A Look Behind the Curtain with CharlieBack to Blog
Bright, dedicated, clever, talented, warm and fun—Charlie Harvey is an editor who we are very proud to call our own. Her reel is rife with energy and emotion, rhythm and dynamism—and she’s recently woven together a spot that we’re really quite proud to share.
Feeling so stirred by the piece—and knowing we’re not alone—we snagged a moment to chat with Charlie about the movement, structure and rhythm of the film and dig a bit further into some of what went on behind the scenes.
I’m kind of amazed by how much story and emotion you wove together in 129 seconds—what’s it like to basically craft a movie (and such a compelling one) in a 2 minute window? —The opening reveal, the playful build to the struggle toward that decisive exchange with his dad—“What are you going to do today Nico?’ ‘Play,” that launches his story into one of dedication and Life—Did you consciously decide to break it up into acts, or do you feel like you kind of uncovered that in the process of going through the footage?
As far as narrative goes, I was lucky enough to have all the elements you need for a good story – lows, highs, hope and success.
When I first started searching through the home movies, it was clear straight off that Nico was never pitied by his family. He was treated no differently from his brother and sister, always rolling around and wrestling with them. It didn’t take long to stop feeling sorry for him and start thinking he was just a really amazing kid.
I know there was a lot of footage to work with on this piece—what was that like from your position?
The footage was vast. Nico’s dad had been filming him and his siblings their whole lives. AG (the director) and I watched through countless Christmases, birthdays and football matches, trying to find moments that were emotive and exceptional but also just ordinary—shots that reminded us he’s just like any other kid.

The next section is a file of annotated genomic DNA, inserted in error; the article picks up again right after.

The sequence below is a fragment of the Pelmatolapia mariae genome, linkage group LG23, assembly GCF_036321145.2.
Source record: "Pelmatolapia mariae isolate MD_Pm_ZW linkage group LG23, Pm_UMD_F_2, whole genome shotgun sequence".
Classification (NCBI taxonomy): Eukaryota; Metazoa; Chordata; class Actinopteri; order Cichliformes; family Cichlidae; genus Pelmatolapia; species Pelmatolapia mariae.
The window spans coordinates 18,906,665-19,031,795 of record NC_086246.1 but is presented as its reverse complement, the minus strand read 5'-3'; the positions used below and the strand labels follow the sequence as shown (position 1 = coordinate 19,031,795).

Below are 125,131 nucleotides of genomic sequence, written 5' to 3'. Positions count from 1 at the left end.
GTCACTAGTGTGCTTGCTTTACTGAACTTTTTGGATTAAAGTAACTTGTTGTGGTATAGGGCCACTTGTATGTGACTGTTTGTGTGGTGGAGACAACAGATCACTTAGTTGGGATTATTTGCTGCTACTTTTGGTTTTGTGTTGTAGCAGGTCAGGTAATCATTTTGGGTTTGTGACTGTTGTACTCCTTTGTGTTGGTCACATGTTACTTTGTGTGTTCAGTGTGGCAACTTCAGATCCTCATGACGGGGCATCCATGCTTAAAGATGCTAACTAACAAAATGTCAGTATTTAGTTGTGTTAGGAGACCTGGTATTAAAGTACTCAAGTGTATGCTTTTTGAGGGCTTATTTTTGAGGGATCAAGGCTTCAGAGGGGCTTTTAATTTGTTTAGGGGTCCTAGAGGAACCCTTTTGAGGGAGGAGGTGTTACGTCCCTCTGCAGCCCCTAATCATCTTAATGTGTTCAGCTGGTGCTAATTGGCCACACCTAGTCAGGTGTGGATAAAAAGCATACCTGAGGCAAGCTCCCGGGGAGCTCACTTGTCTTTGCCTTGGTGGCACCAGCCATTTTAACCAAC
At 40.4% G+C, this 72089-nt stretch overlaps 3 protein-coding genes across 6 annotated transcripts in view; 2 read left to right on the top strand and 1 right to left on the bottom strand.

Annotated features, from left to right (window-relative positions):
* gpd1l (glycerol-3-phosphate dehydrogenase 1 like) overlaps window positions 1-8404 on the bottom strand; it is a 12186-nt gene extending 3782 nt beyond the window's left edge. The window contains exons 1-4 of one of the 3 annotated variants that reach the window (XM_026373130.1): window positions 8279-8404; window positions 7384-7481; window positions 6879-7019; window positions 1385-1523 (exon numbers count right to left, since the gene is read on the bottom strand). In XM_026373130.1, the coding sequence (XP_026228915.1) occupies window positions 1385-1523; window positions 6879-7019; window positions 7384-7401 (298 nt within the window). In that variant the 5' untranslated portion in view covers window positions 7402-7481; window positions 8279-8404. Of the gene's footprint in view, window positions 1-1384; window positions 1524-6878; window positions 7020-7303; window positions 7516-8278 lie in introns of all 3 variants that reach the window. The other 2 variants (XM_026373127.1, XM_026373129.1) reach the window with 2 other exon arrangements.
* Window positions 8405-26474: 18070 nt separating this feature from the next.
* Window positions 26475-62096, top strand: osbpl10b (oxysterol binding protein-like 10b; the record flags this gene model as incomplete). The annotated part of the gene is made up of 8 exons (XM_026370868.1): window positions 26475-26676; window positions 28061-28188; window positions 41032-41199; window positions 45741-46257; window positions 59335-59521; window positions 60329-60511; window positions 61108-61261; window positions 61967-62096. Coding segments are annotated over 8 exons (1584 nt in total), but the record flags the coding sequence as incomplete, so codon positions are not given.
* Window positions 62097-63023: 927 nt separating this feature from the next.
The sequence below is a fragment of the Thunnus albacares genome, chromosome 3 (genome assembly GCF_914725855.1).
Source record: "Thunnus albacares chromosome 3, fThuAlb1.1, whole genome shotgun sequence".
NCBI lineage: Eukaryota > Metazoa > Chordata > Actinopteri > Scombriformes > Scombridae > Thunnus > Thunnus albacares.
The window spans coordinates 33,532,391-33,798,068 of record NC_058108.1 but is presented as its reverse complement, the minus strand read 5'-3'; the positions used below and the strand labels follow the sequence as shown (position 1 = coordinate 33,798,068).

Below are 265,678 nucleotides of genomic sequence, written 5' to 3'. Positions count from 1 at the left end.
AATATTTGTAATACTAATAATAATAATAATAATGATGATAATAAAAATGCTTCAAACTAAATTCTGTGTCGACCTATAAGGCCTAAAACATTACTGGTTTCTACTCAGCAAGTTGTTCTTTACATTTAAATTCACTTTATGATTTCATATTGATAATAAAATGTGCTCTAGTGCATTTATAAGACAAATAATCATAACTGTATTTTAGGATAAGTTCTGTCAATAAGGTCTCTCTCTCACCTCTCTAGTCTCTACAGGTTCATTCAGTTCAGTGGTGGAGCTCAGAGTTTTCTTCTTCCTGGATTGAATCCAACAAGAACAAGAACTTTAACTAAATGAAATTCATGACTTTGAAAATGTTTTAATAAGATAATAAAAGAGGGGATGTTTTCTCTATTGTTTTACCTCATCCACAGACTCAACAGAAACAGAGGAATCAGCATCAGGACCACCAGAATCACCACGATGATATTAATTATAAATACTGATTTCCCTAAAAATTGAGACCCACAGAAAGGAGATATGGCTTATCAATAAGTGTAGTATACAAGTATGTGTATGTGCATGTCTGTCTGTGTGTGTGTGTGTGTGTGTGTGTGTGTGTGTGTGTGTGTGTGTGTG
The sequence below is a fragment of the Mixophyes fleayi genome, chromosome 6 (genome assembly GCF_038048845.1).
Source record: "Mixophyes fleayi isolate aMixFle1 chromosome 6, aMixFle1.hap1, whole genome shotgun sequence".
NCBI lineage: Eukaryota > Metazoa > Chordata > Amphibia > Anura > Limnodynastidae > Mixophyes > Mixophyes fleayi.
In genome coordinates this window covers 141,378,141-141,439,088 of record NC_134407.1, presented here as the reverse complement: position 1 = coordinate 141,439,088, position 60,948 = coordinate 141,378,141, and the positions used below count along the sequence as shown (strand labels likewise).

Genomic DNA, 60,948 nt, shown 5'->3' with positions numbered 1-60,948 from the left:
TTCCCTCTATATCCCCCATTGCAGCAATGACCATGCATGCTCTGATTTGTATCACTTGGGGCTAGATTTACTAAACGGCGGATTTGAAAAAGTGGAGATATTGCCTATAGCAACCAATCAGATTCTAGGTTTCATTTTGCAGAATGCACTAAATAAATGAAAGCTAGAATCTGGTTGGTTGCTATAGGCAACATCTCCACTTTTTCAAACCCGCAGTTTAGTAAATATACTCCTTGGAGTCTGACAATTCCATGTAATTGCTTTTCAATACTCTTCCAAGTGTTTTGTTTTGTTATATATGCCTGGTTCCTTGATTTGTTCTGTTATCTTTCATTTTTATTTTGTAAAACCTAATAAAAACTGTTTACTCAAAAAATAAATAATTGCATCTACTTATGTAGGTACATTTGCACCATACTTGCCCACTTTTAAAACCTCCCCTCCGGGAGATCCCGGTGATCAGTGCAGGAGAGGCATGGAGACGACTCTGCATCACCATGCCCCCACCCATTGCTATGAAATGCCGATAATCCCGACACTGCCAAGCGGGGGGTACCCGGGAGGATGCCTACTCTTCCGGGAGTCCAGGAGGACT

We were lucky that so many moments in the footage were observational. Nico’s dad spent hours documenting the lives of his kids. Not just in run-of-the-mill home movie scenarios, but moments where Nico looks frustrated, angry or even isolated.
You do energetic and dynamic and visceral so well—does it feel different to shape more sequential narratives like this one?
The film is broadly chronological so you’re basically watching Nico grow up. Most of the scenes are just one shot so they need to work together well enough to tell a story that’s more than him just getting taller. Since dialogue is limited, a lot of the storytelling is nestled in the relationship between rhythm and sound.
Having said that, that rhythm and the emotional arcs are obviously still so strong in this story—is that something you were conscious of or does that process feel more intuitive to you?
I think part of it is intuitive but you need the emotive and dramatic moments to build around. A low point, a point of hope and then a moment of triumph. Everything between guides you to those moments.
There were some excellent snippets of dialogue as well. That along with some great shots and a nice music track dictated a rhythm for the edit. Otherwise, it would just be endless shots of Christmases, birthdays and football matches.
What drove your editing decisions on this project?
In the film the viewer’s first reaction is sympathy for Nico. He’s a baby learning to stand with only one leg and it’s heartbreaking when you first realize his struggle, but that’s not what this story is about. Nico isn’t someone to pity, he’s an extraordinary human being with extraordinary skills. We knew that—all we had to do was show everyone else…in just two minutes.
For the project overall, what were some of the challenges and triumphs?
Like all jobs, you want to make sure you’ve used the absolute best shots available to you—the shots that best tell the story you’re trying to create. We had great footage to work with so I hope we did that.